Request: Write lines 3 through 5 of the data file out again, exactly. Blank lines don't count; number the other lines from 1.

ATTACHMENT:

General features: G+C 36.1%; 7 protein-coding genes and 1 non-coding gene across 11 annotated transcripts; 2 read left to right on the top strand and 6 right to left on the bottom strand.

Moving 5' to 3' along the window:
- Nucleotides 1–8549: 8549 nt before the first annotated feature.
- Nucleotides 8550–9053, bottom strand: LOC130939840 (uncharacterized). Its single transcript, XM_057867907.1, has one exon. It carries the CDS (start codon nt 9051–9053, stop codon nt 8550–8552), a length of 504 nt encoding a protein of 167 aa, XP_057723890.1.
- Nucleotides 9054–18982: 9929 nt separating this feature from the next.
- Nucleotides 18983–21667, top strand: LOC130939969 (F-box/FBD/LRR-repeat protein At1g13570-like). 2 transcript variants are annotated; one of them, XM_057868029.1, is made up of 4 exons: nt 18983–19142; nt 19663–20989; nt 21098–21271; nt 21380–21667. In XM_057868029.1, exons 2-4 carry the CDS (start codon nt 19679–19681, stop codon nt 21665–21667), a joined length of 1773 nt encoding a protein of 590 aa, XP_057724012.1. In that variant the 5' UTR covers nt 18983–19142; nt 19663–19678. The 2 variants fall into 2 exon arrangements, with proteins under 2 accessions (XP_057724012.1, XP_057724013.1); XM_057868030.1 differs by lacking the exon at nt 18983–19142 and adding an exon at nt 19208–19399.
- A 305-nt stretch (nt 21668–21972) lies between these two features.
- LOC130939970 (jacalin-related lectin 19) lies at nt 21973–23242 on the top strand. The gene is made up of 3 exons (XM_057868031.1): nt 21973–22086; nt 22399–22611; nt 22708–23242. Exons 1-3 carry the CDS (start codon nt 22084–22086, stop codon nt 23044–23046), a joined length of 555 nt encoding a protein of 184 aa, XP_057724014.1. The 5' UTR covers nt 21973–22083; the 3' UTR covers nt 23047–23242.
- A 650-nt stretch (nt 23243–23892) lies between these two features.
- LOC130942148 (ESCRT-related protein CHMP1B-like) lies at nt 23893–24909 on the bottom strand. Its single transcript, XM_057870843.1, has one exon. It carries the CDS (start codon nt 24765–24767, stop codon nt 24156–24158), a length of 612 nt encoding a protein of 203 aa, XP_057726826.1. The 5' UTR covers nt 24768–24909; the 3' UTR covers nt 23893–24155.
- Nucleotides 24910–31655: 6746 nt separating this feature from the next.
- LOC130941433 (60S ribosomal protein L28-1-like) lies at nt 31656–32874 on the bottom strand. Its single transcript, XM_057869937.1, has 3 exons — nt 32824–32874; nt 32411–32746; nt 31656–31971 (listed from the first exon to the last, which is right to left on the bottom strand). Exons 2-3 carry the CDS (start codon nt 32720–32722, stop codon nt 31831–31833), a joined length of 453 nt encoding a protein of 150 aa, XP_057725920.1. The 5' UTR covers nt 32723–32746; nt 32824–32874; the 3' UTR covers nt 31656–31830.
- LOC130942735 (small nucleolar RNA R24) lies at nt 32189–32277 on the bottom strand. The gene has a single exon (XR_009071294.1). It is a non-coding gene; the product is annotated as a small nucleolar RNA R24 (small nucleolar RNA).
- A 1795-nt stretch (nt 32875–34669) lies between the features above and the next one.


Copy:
- Nucleotides 1–8549: 8549 nt before the first annotated feature.
- Nucleotides 8550–9053, bottom strand: LOC130939840 (uncharacterized). Its single transcript, XM_057867907.1, has one exon. It carries the CDS (start codon nt 9051–9053, stop codon nt 8550–8552), a length of 504 nt encoding a protein of 167 aa, XP_057723890.1.
- Nucleotides 9054–18982: 9929 nt separating this feature from the next.